In a Town Where Meth Is Eclipsing Opioids, Everyone Feels the Pain
One Kentucky community has seen a wave of violence and homelessness as methamphetamine use returns.
- March 28, 2020
LOUISA, Ky. — Home deliveries from the local food bank now require a police escort. A shop owner has started to carry her gun to work. And the local constable, who rarely had to pull his weapon in the past, has drawn it a dozen times over the past year.
All because people hooked on methamphetamine have threatened them.
For years, opioid addiction ravaged Louisa and its neighbors in Appalachia. But the sudden return of methamphetamine — in a powerful new form — has brought a sharply different set of problems to this small Kentucky town amid coal mines on the West Virginia border.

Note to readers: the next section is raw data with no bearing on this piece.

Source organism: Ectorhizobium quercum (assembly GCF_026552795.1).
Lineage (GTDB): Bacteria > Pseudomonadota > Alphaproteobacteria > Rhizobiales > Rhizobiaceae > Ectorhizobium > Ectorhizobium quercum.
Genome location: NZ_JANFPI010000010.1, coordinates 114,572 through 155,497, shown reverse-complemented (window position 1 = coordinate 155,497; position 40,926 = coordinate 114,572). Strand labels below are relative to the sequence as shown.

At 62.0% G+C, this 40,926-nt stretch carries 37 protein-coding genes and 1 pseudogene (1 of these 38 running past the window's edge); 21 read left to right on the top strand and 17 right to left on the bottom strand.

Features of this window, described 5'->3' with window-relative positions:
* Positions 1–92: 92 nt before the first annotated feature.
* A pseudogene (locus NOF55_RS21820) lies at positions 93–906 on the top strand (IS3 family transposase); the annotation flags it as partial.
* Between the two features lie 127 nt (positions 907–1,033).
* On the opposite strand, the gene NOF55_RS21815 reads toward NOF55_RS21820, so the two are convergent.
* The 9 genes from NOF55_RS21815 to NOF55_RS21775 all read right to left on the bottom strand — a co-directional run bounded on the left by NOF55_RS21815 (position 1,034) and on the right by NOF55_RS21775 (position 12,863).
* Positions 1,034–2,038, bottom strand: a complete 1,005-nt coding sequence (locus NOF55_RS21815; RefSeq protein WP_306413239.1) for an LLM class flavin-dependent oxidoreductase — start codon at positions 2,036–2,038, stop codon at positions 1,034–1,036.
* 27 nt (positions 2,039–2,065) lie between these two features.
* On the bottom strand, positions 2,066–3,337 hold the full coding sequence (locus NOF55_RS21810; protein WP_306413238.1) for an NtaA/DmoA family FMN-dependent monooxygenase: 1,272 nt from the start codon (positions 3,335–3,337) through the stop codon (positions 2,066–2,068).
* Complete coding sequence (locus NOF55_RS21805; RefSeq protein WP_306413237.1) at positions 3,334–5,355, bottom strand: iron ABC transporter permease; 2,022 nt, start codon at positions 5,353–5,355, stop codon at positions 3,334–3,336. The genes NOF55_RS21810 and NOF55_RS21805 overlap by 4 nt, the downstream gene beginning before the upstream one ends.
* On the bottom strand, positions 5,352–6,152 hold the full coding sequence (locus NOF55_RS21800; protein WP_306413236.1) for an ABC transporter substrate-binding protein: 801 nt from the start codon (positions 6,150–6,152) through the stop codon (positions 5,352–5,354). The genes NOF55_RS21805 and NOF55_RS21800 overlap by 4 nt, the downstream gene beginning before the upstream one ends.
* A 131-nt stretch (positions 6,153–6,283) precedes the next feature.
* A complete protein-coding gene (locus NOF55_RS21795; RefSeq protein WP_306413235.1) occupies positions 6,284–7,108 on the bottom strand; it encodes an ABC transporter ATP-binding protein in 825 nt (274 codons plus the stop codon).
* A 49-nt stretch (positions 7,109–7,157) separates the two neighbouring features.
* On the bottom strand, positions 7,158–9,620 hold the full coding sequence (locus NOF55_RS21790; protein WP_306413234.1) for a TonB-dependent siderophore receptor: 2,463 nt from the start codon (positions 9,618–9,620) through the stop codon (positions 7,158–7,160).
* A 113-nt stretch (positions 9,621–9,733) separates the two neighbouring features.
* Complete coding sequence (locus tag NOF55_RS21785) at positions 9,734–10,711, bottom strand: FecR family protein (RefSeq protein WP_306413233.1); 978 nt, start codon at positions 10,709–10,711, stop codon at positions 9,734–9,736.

If pain pills left residents struggling to help many family members deal with the risk of overdose, methamphetamine has bred fear and division in the community of 2,500, especially as a growing number of users have begun living on the streets.
“Half the people want to take them to the river and tie something around their neck,” said the town’s mayor, Harold Slone, adding, “We hadn’t seen that level of anger before.”